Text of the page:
Finally, there are the grounds for my appeal:
With respect to the standing of Capita to apply to the court to set aside the default judgment, the following skeleton argument is offered.
The BBC is deceptively presenting the trademark “TV Licensing” as if it were a legal person or statutory authority, including in copyright notices. This is suggestive of a shell game between the BBC and Capita to assign all revenues to one party, and (cash or PR) liabilities to another. This is in violation of Section 2 of the Fraud Act 2006, which pertains to fraud by false representation. For the court to permit anyone other than the BBC to be “TV Licensing” is to endorse this fraud — Fraus est celare fraudem.
Equity requires that the court does not reward this devious behaviour by putting a litigant in person through unnecessary ordeals and costs in order to achieve an outcome. By allowing the motion to set aside the default judgment, Judge Wood erred, assisting Capita to protect the BBC from bad publicity and legal liability through the exhaustion of a litigant in person via illicit means of a sub-contractor faking standing.
Claimant wrote to Capita on 22nd March 2023 pointing out they have no standing and inviting them to withdraw, served via email and post. They failed to respond, and therefore by acquiescence assume that they agree they have no standing and are unable to prove the same. The onus is on them to prove standing, which naturally they cannot. Judge Wood failed to consider this matter.
Granting standing to Capita so they can act as principal makes them a data controller under the Data Protection Act 2018, and violates GDPR. Claimant has never given Capita permission to act as data controller. This would give rise to a fresh action by Claimant against Capita, and no court can aid any party to break the law. Indeed, their very application and attendance was unlawful, since it could only have been as agent of the BBC, while they pretended to be principal.
Capita have at no time made the appropriate corporate disclosures as being the relevant party acting as “TV Licensing”. By granting standing, the Court will have aided them in breaking the The Company, Limited Liability Partnership and Business (Names and Trading Disclosures) Regulations 2015.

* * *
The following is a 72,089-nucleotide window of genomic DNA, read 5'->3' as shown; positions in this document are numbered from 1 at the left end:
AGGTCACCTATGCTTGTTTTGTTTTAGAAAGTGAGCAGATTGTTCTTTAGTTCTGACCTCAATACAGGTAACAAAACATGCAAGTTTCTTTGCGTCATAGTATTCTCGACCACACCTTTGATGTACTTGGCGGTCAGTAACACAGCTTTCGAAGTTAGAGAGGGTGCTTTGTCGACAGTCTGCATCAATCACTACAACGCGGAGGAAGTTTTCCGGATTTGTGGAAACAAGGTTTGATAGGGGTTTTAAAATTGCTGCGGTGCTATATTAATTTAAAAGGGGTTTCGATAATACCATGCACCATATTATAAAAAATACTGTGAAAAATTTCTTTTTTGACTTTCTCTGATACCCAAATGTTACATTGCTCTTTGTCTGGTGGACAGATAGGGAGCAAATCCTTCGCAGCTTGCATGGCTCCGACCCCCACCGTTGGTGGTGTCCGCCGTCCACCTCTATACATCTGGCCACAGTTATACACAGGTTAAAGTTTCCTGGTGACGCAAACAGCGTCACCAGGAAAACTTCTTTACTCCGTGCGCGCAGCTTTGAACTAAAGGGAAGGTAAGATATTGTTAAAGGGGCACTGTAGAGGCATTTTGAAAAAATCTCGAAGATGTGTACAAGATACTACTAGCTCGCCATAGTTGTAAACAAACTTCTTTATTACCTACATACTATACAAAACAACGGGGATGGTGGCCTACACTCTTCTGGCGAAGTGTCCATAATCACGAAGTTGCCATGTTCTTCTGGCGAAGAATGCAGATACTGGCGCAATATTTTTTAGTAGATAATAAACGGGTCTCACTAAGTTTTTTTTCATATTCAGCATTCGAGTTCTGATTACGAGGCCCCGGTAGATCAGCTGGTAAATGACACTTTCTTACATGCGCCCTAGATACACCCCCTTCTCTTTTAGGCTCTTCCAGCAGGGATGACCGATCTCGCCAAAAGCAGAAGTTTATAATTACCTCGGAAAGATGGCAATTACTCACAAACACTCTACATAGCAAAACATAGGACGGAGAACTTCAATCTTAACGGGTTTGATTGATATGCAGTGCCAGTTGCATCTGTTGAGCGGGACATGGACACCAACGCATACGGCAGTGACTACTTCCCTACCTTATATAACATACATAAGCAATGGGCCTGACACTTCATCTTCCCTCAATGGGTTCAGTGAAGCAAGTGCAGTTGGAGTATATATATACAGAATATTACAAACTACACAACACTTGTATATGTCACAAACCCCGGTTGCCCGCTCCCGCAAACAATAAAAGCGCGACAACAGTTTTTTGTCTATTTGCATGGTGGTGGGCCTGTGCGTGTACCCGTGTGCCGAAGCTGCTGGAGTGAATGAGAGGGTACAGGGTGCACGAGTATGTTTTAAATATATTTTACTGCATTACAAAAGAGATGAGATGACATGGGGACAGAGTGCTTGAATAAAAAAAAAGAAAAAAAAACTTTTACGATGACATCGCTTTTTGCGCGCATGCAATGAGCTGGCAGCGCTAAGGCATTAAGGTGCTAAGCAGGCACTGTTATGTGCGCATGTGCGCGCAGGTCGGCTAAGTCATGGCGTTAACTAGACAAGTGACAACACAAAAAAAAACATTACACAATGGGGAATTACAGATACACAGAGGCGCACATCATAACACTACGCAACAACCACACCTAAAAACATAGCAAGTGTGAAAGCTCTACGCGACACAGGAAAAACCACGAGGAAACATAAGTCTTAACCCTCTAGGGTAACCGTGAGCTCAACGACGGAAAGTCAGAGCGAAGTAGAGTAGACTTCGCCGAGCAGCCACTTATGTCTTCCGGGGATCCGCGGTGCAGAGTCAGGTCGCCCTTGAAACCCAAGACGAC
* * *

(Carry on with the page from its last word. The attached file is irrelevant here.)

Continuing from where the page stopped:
By granting standing to Capita, the court is effectively giving the BBC a liability shield and ability to distance itself unlawfully from the activities being conducted as “TV Licensing”.
The facts mean that it is irrational to assign “TV Licensing” to any entity other than the BBC as its trading name (see attached witness statement), and no reasonable judge could ever construe “TV Licensing” to be anyone other than the BBC.
By elevating one BBC sub-contractor or brand licensee to having standing, it effectively elevates all of them, and any could leap in and claim to have standing for any activity conducted under the legal chameleon “TV Licensing”. This is against the public interest.
With respect to the set aside being granted, the following skeleton argument is offered:
Capita made numerous false or misleading statements, most specifically that they are acting under statutory duty to harass or intimidate the public when asked to desist, when there is no such requirement in the Communications Act 2003. Their application should be dismissed on this basis as lacking integrity and candour, as well as inventing law that does not exist.
Judge Wood violated impartiality by allowing Capita to “lose” the original claim in a manner that would have been unlikely to be granted if the roles had been reversed (e.g. a member of the public being prosecuted for license evasion). The data speaks for itself: not responding to claims and then seeking to set default judgments aside is a policy of Capita and the BBC, not an accident. On this basis it should be dismissed.
It’s really, really, really obvious that Capita don’t have standing, and that the BBC is principal, and they are agent. That I have sued “TV Licensing” merely mirrors that they have only ever presented themselves as such, and are committing fraud by pretending it is a legal person. The rules of equity say that I cannot be punished for their lack of clean hands. Are Capita’s lawyers really going to risk prison for fraud if they keep pushing this angle? Can we get the BBC into court to defend what they are doing? Is there an appeals judge in England that wants to make their career with a landmark ruling?
2024 is going to be spectacular on every possible axis.
(Now you can see why I have been busy and not posting much!)
Future of Communications is a reader-supported publication. To receive new posts and support my work, consider becoming a free or paid subscriber.